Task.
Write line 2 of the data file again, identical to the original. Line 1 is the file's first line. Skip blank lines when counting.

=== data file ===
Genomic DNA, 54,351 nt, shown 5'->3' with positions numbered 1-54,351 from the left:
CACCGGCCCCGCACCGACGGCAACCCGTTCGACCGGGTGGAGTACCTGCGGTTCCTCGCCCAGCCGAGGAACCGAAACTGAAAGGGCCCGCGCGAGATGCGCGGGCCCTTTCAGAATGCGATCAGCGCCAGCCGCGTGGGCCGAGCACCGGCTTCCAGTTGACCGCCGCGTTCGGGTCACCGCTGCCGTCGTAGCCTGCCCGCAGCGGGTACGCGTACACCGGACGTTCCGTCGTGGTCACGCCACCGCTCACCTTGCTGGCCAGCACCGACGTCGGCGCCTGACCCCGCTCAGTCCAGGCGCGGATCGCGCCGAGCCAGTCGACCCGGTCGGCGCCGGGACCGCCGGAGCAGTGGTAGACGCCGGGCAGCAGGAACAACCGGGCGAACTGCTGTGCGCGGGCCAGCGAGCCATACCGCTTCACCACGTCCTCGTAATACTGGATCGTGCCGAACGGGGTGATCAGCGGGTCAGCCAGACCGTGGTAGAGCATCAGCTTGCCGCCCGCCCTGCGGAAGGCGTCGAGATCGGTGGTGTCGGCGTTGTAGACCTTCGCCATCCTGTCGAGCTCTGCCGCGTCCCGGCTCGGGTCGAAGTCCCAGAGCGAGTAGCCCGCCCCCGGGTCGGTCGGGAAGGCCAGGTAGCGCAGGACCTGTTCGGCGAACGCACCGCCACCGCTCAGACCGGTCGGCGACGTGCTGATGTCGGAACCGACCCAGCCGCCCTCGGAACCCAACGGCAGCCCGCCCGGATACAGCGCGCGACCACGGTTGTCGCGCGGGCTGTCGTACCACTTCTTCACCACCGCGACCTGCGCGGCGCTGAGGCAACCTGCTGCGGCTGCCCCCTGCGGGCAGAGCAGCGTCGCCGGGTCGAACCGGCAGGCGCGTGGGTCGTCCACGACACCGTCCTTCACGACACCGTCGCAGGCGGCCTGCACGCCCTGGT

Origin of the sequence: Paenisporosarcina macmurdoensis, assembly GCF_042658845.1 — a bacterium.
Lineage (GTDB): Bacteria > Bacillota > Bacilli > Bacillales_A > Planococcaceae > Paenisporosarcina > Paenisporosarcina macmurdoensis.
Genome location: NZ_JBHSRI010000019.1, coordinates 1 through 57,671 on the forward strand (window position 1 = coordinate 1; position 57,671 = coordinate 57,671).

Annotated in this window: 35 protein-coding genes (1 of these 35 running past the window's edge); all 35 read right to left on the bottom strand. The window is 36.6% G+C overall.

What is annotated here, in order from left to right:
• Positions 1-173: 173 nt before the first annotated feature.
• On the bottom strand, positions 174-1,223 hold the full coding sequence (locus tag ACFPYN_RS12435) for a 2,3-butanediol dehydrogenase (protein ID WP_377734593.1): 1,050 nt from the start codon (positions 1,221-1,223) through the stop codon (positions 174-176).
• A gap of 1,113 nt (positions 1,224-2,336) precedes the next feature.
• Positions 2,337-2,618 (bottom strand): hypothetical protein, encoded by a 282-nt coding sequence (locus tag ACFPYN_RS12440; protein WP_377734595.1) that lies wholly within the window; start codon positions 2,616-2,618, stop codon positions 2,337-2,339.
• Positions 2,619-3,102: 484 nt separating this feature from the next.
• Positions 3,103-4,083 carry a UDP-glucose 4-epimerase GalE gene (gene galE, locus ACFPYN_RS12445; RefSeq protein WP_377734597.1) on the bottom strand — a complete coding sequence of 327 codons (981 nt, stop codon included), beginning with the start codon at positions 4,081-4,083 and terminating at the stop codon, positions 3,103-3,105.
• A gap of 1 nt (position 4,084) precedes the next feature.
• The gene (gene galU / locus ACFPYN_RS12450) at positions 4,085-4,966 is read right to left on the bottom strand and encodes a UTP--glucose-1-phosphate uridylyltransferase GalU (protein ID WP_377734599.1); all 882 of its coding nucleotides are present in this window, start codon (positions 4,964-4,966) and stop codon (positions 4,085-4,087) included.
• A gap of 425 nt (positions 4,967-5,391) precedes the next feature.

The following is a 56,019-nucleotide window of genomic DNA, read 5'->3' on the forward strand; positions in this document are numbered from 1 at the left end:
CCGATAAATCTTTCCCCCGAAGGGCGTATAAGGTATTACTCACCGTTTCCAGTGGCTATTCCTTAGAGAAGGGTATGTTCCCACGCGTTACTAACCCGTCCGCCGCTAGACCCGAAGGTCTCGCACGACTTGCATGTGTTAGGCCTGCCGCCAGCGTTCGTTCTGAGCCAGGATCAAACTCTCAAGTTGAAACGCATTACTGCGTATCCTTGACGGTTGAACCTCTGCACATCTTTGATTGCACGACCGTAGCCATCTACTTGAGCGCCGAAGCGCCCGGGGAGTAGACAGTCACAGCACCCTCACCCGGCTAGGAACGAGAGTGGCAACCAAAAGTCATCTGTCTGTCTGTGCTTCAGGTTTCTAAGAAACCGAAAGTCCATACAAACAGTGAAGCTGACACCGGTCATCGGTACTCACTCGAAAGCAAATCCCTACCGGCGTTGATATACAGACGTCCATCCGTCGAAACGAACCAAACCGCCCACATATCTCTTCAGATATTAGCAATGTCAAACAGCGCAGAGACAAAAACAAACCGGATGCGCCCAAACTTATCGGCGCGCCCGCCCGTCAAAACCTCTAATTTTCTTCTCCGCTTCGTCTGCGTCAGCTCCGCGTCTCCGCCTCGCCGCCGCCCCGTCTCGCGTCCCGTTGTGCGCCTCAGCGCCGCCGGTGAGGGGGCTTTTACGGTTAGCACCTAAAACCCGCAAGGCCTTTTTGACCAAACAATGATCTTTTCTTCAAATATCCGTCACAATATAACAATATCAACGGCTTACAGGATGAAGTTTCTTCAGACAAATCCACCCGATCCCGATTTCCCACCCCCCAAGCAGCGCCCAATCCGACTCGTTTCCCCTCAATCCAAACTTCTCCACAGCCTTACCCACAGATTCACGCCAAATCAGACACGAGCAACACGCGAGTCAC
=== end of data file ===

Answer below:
CACCGGCCCCGCACCGACGGCAACCCGTTCGACCGGGTGGAGTACCTGCGGTTCCTCGCCCAGCCGAGGAACCGAAACTGAAAGGGCCCGCGCGAGATGCGCGGGCCCTTTCAGAATGCGATCAGCGCCAGCCGCGTGGGCCGAGCACCGGCTTCCAGTTGACCGCCGCGTTCGGGTCACCGCTGCCGTCGTAGCCTGCCCGCAGCGGGTACGCGTACACCGGACGTTCCGTCGTGGTCACGCCACCGCTCACCTTGCTGGCCAGCACCGACGTCGGCGCCTGACCCCGCTCAGTCCAGGCGCGGATCGCGCCGAGCCAGTCGACCCGGTCGGCGCCGGGACCGCCGGAGCAGTGGTAGACGCCGGGCAGCAGGAACAACCGGGCGAACTGCTGTGCGCGGGCCAGCGAGCCATACCGCTTCACCACGTCCTCGTAATACTGGATCGTGCCGAACGGGGTGATCAGCGGGTCAGCCAGACCGTGGTAGAGCATCAGCTTGCCGCCCGCCCTGCGGAAGGCGTCGAGATCGGTGGTGTCGGCGTTGTAGACCTTCGCCATCCTGTCGAGCTCTGCCGCGTCCCGGCTCGGGTCGAAGTCCCAGAGCGAGTAGCCCGCCCCCGGGTCGGTCGGGAAGGCCAGGTAGCGCAGGACCTGTTCGGCGAACGCACCGCCACCGCTCAGACCGGTCGGCGACGTGCTGATGTCGGAACCGACCCAGCCGCCCTCGGAACCCAACGGCAGCCCGCCCGGATACAGCGCGCGACCACGGTTGTCGCGCGGGCTGTCGTACCACTTCTTCACCACCGCGACCTGCGCGGCGCTGAGGCAACCTGCTGCGGCTGCCCCCTGCGGGCAGAGCAGCGTCGCCGGGTCGAACCGGCAGGCGCGTGGGTCGTCCACGACACCGTCCTTCACGACACCGTCGCAGGCGGCCTGCACGCCCTGGT